Thank you for pointing out the lack of numbers beginning with 0. I was not previously aware of that. So assuming full E.164 format, a leading zero should only be part of the international dialing prefix, i.e., the dial-out code, which varies by region, and is not part of the number per se. That prefix would actually be a function of the location of the app or person using the number, not the number itself, and thus generally should not be stored. In future designs I will consider bigint as an option. –  Chad N B Feb 5 '13 at 20:35
    
It's useful to know what E164 is –  Synchro Jul 18 at 6:36

i would use a varchar for telephone numbers. that way you can also store + and (), which is sometimes seen in tel numbers (as you mentioned yourself). and you don't have to worry about using up all bits in integers.

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1  
@KON,thanks, i prefer to use varchar for telephone numbers now. –  charles sun Dec 4 '09 at 11:38

I'm not sure whether it's a good idea to use integers at all. Some numbers might contain special characters (# as part of the extension for example) which you should be able to handle too. So I would suggest using varchars instead.

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@nfechner, Thanks for providing the case, it's practical. –  charles sun Dec 4 '09 at 11:39
    
we use an 'x' here.. 999 9999 x1234 –  ShoeLace Feb 3 '10 at 6:55
    
It may be wise at times to store an extension separately. For example, in an automatic voice messaging application, the app must know to dial the number, wait for the call to be answered, pause, and then dial the extension. In other words, the two parts have separate meaning to the app and may require different code. In my opinion it is cleaner to handle that using two columns than using a delimiter in one column. I am not saying either way is right or wrong; it depends on the design tradeoffs at hand. I merely mean to point out that there are other ways of handling extensions. –  Chad N B Feb 5 '13 at 20:43

If storing less then 1 mil records, and high performance is not an issue go for varchar(20)/char(20) otherwise I've found that for storing even 100 milion global business phones or personal phones, int is best. Reason : smaller key -> higher read/write speed, also formatting can allow for duplicates.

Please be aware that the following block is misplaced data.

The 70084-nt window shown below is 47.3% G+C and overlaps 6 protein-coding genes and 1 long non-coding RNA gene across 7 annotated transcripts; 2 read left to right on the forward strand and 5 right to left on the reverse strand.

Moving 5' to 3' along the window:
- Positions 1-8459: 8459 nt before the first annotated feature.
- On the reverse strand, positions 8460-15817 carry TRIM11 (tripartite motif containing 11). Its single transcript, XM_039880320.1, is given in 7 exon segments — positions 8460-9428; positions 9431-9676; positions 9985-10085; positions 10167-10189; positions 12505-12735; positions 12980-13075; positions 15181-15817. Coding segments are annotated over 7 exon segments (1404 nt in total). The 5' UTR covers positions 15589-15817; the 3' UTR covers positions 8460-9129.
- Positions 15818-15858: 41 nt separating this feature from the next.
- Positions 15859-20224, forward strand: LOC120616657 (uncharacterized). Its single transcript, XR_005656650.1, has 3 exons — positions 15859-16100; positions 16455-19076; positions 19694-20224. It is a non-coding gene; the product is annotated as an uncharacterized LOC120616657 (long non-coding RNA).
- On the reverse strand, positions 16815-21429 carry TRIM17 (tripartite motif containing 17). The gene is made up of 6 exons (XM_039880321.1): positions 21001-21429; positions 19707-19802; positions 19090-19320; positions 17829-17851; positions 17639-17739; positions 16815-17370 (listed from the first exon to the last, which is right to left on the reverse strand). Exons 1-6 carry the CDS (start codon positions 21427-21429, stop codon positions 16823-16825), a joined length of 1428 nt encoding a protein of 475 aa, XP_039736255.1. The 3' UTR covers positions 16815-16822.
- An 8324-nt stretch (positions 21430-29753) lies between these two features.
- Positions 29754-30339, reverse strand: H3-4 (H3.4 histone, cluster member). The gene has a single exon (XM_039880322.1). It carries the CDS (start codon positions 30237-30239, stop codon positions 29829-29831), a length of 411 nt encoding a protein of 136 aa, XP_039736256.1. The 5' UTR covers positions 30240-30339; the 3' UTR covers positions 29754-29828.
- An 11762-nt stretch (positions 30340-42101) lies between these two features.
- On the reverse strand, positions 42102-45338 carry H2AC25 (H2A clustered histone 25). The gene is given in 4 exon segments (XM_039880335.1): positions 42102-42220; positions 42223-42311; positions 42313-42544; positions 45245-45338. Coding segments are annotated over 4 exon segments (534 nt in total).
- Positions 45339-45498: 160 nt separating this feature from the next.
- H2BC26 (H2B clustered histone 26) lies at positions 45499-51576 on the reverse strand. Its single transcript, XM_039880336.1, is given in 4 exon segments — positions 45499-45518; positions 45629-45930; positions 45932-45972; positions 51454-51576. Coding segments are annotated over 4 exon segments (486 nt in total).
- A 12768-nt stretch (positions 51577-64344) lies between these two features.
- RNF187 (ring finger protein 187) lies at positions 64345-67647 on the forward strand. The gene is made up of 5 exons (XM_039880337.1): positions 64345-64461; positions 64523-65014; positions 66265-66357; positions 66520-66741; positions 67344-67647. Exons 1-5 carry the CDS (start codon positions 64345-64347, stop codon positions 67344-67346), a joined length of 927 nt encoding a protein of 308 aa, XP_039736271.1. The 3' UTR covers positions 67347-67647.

1 phone in char(20) = 20 bytes vs 8 bytes bigint (or 10 vs 4 bytes int for local phones, up to 9 digits) , less entries can enter the index block => more blocks => more searches, see this for more info (writen for Mysql but it should be true for other Relational Databases).

Here is an example of phone tables:

CREATE TABLE `phoneNrs` (   
    `internationalTelNr` bigint(20) unsigned NOT NULL COMMENT 'full number, no leading 00 or +, up to 19 digits, E164 format',
    `format` varchar(40) NOT NULL COMMENT 'ex: (+NN) NNN NNN NNN, optional',
    PRIMARY KEY (`internationalTelNr`)
    )
DEFAULT CHARSET=ascii
DEFAULT COLLATE=ascii_bin

or with processing/splitting before insert (2+2+4+1 = 9 bytes)

CREATE TABLE `phoneNrs` (   
    `countryPrefix` SMALLINT unsigned NOT NULL COMMENT 'countryCode with no leading 00 or +, up to 4 digits',
    `countyPrefix` SMALLINT unsigned NOT NULL COMMENT 'countyCode with no leading 0, could be missing for short number format, up to 4 digits',
    `localTelNr` int unsigned NOT NULL COMMENT 'local number, up to 9 digits',
    `localLeadingZeros` tinyint unsigned NOT NULL COMMENT 'used to reconstruct leading 0, IF(localLeadingZeros>0;LPAD(localTelNr,localLeadingZeros+LENGTH(localTelNr),'0');localTelNr)',
    PRIMARY KEY (`countryPrefix`,`countyPrefix`,`localLeadingZeros`,`localTelNr`)  -- ordered for fast inserts
) 
DEFAULT CHARSET=ascii
DEFAULT COLLATE=ascii_bin
;

Also "the phone number is not a number", in my opinion is relative to the type of phone numbers. If we're talking of an internal mobile phoneBook, then strings are fine, as the user may wish to store GSM Hash Codes. If storing E164 phones, bigint is the best option.